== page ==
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as a whitey, apparently i metabolize alcohol alright. although after seeing Ciaran knock a few back, i wonder if any studies have been done on the Oirish--they must have about 3x the norm of that enzyme.

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Well in my experience in Thailand, drinks there are served with very little alcohol for example whisky with water is actually a glass almost full of water and a bit of whisky. The beers are widely served with ice and with the hot and humid weather there, the beer tends to be water also. In addition many of the thai people I know don't drink alcohol at all, and if they do maybe just one drink. So maybe what you say is true about southeast asian people.

There's a very significantc difference if I compare that to the way alcohol is consumed in the Caribbean where I live. Here is just strong (you name it whisky, vodka and the local favorite rum), and beer has to be serve almost in icy conditions to be rated as good. Putting ice to the beer won't happen at all, it may be considered a sin haha.

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as a whitey, apparently i metabolize alcohol alright. although after seeing Ciaran knock a few back, i wonder if any studies have been done on the Oirish--they must have about 3x the norm of that enzyme.

But you can always find where he is...he leaves a trail of DVD's at all the bars he visits (until he runs out and has no more DVD's).

always wondered a) where the dvds came from and B) how he found his way home. i always thought the breadcrumb trail was how it was supposed to be done.

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Thai Whiskey....Ooooh, never ever ever again!..

Was that a reason why you were carrying a woman's purse, walking around the bar for the whole bloody night? :shock:

nah last time i saw D in New York he had a woman's purse too.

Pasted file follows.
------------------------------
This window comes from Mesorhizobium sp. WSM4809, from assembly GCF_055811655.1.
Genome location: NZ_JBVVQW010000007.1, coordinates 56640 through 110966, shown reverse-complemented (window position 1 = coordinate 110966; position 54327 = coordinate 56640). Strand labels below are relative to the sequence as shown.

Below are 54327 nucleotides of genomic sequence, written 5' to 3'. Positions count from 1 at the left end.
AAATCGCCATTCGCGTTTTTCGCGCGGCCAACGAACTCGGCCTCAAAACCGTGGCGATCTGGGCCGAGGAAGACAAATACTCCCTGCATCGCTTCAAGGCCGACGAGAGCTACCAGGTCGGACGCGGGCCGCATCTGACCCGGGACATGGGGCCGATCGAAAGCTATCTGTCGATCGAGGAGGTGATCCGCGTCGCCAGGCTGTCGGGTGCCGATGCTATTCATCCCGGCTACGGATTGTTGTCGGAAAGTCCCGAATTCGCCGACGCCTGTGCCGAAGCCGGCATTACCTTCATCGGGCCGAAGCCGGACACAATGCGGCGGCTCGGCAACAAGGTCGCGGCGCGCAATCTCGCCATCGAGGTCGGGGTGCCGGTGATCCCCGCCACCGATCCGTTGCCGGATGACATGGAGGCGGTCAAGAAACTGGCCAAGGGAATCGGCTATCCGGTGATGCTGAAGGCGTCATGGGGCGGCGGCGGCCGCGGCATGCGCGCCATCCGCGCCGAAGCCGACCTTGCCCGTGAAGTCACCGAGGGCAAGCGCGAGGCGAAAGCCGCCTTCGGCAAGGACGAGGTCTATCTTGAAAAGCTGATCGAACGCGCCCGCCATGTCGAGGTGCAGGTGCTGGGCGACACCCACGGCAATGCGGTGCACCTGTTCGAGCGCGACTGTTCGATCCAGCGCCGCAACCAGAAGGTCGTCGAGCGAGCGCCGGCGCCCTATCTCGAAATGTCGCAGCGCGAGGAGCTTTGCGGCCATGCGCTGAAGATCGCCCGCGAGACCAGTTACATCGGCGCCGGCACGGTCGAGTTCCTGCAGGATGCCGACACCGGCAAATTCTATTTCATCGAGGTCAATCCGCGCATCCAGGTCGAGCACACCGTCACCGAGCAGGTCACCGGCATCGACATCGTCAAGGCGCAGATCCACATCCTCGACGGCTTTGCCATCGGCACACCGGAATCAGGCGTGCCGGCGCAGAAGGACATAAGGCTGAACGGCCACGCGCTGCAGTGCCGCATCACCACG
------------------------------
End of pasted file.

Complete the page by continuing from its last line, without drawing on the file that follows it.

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Thai Whiskey....Ooooh, never ever ever again!..

Was that a reason why you were carrying a woman's purse, walking around the bar for the whole bloody night? :shock:

nah last time i saw D in New York he had a woman's purse too.

he is sort of stylish , So ?

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Well in my experience in Thailand, drinks there are served with very little alcohol for example whisky with water is actually a glass almost full of water and a bit of whisky.

True that I went drinking with my girl and her buddies the first time and smashed a bottle of black amongst us I didnt feel a thing as I was away at the pisser most of the time!

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Thai Whiskey....Ooooh, never ever ever again!..

its actually Rum. a very foul tasting Rum.

Maybe he was referring to Mekong Whiskey?

Though given a choice, I'd prefer Sangsom (Rum) as I actually quite like the taste, :oops:

Also, double shots taste much better than single shots :wink:

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Well in my experience in Thailand, drinks there are served with very little alcohol for example whisky with water is actually a glass almost full of water and a bit of whisky. The beers are widely served with ice and with the hot and humid weather there, the beer tends to be water also.

fitness Des Moines

Edited by renaldo